Quarterly report card

I recommend that you perform this type of analysis every 3 months to ensure that you are optimizing your site to its potential. By tracking and managing your data, you will be on your way to becoming a more savvy AdSense user. And of course, don’t forget to thank your 7th grade teacher for imparting this knowledge.

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Optimization Month, Week 5: Putting it all together

So you’ve optimized your pages and implemented our best practices. Now what? It’s time to take a look at your results and decide where to go from here. To close out Optimization Month, this week we’ll share tips on how to monitor the performance of your account, how to evaluate your results -- and how to figure out what to do next.

Now that you’ve implemented some of our optimization tips and best practices, hopefully your revenue is on the rise. But what if you see ups and downs in your stats? Never fear -- it’s quite common for revenue to fluctuate over time for any number of reasons, like which ads your users click on, or changes in ad inventory.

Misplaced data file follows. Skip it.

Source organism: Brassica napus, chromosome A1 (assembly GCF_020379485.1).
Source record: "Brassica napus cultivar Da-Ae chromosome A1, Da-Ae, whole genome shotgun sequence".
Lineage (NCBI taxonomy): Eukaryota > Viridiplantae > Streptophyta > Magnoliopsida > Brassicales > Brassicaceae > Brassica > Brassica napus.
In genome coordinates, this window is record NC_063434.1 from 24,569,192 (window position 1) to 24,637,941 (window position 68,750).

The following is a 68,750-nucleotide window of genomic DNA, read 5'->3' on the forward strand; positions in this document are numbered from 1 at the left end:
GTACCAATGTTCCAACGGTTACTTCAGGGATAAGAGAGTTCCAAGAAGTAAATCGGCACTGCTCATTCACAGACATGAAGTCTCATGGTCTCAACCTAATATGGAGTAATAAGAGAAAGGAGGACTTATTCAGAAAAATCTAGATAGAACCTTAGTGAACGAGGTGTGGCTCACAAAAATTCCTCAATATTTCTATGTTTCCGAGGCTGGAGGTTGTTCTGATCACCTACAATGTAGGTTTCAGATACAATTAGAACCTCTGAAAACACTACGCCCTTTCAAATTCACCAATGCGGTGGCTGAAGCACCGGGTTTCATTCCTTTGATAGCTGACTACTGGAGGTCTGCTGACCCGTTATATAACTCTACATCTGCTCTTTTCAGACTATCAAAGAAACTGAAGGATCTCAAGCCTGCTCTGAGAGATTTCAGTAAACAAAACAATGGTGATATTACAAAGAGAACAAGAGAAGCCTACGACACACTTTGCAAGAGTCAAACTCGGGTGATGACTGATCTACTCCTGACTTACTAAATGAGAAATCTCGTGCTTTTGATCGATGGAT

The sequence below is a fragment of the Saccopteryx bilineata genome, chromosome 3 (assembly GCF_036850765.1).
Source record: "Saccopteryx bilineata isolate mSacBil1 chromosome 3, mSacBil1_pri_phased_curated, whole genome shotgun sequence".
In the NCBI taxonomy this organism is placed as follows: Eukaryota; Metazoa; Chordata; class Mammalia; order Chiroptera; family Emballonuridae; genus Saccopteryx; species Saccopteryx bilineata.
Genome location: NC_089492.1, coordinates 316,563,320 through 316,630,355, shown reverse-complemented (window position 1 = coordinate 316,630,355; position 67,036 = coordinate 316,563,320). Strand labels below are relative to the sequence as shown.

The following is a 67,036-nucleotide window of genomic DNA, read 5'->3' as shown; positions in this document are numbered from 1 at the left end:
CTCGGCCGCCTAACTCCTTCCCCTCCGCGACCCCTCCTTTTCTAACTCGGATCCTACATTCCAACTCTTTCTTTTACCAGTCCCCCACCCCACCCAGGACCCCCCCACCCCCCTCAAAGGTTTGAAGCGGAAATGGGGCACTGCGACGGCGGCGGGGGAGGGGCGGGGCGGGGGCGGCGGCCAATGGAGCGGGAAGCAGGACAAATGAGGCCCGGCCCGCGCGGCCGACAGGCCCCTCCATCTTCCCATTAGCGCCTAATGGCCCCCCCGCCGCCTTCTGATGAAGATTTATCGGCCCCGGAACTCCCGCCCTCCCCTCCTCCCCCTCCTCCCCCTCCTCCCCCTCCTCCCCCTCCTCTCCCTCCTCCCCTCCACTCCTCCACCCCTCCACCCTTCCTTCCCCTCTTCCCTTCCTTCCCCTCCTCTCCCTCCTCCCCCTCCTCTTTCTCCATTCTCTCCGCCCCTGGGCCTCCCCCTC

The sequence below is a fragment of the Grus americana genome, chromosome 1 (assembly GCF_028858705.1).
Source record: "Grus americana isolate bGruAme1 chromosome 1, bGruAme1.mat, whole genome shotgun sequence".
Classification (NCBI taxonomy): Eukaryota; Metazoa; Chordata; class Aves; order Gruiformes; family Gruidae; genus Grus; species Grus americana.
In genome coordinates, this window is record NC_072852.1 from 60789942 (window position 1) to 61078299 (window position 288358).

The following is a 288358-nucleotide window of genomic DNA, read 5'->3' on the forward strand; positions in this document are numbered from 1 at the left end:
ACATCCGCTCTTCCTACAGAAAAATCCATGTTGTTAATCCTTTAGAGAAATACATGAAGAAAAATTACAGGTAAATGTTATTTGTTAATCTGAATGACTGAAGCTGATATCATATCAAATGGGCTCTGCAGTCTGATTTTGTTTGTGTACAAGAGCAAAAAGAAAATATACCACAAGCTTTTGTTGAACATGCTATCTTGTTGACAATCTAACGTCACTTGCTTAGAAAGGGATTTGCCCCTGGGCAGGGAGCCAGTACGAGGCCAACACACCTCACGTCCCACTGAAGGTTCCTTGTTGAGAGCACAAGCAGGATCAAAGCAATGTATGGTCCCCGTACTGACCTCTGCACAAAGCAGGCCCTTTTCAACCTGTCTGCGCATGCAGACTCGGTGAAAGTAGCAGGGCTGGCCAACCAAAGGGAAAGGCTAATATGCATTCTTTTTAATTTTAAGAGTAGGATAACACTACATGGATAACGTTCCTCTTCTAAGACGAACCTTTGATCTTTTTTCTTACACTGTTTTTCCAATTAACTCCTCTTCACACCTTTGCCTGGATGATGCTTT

Seasonality can also affect revenue. If you run a fan site for a TV show, you might see a drop in revenue after the season finale due to a reduction in advertiser inventory or a decrease in the number of site targeting campaigns. Or, if you run an education site, you may see revenue decline during the summer vacation due to decreased page views. This is completely normal, and things will bounce back.

It’s crucial to keep these normal cyclical changes in mind when evaluating your stats. It’s also important to compare apples to apples. For instance, be sure you’re comparing days or months that received a similar number of page views. This will ensure that you are making accurate data comparisons. Using custom channels will also help you compare ad unit statistics at a very granular level to determine exactly which units are performing well, and which need to be modified or moved in order to boost CTR and eCPM.